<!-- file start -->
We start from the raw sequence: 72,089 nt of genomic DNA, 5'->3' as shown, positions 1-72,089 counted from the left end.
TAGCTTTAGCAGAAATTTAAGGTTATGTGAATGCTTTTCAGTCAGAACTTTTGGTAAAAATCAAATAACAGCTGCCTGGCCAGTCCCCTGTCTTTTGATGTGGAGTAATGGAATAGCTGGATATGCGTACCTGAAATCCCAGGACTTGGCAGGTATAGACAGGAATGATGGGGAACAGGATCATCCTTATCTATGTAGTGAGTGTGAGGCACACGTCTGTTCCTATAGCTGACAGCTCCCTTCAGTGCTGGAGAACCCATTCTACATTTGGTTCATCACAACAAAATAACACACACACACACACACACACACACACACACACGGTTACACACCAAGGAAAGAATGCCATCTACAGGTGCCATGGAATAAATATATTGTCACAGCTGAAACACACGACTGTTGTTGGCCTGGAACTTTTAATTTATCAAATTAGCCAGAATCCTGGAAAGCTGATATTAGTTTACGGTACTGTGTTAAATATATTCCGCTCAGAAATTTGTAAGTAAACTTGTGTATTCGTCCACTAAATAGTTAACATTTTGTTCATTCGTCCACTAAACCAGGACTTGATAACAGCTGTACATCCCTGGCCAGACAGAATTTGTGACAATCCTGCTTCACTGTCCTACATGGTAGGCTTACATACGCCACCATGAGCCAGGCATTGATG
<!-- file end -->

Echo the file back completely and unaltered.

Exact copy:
We start from the raw sequence: 72,089 nt of genomic DNA, 5'->3' as shown, positions 1-72,089 counted from the left end.
TAGCTTTAGCAGAAATTTAAGGTTATGTGAATGCTTTTCAGTCAGAACTTTTGGTAAAAATCAAATAACAGCTGCCTGGCCAGTCCCCTGTCTTTTGATGTGGAGTAATGGAATAGCTGGATATGCGTACCTGAAATCCCAGGACTTGGCAGGTATAGACAGGAATGATGGGGAACAGGATCATCCTTATCTATGTAGTGAGTGTGAGGCACACGTCTGTTCCTATAGCTGACAGCTCCCTTCAGTGCTGGAGAACCCATTCTACATTTGGTTCATCACAACAAAATAACACACACACACACACACACACACACACACACACGGTTACACACCAAGGAAAGAATGCCATCTACAGGTGCCATGGAATAAATATATTGTCACAGCTGAAACACACGACTGTTGTTGGCCTGGAACTTTTAATTTATCAAATTAGCCAGAATCCTGGAAAGCTGATATTAGTTTACGGTACTGTGTTAAATATATTCCGCTCAGAAATTTGTAAGTAAACTTGTGTATTCGTCCACTAAATAGTTAACATTTTGTTCATTCGTCCACTAAACCAGGACTTGATAACAGCTGTACATCCCTGGCCAGACAGAATTTGTGACAATCCTGCTTCACTGTCCTACATGGTAGGCTTACATACGCCACCATGAGCCAGGCATTGATG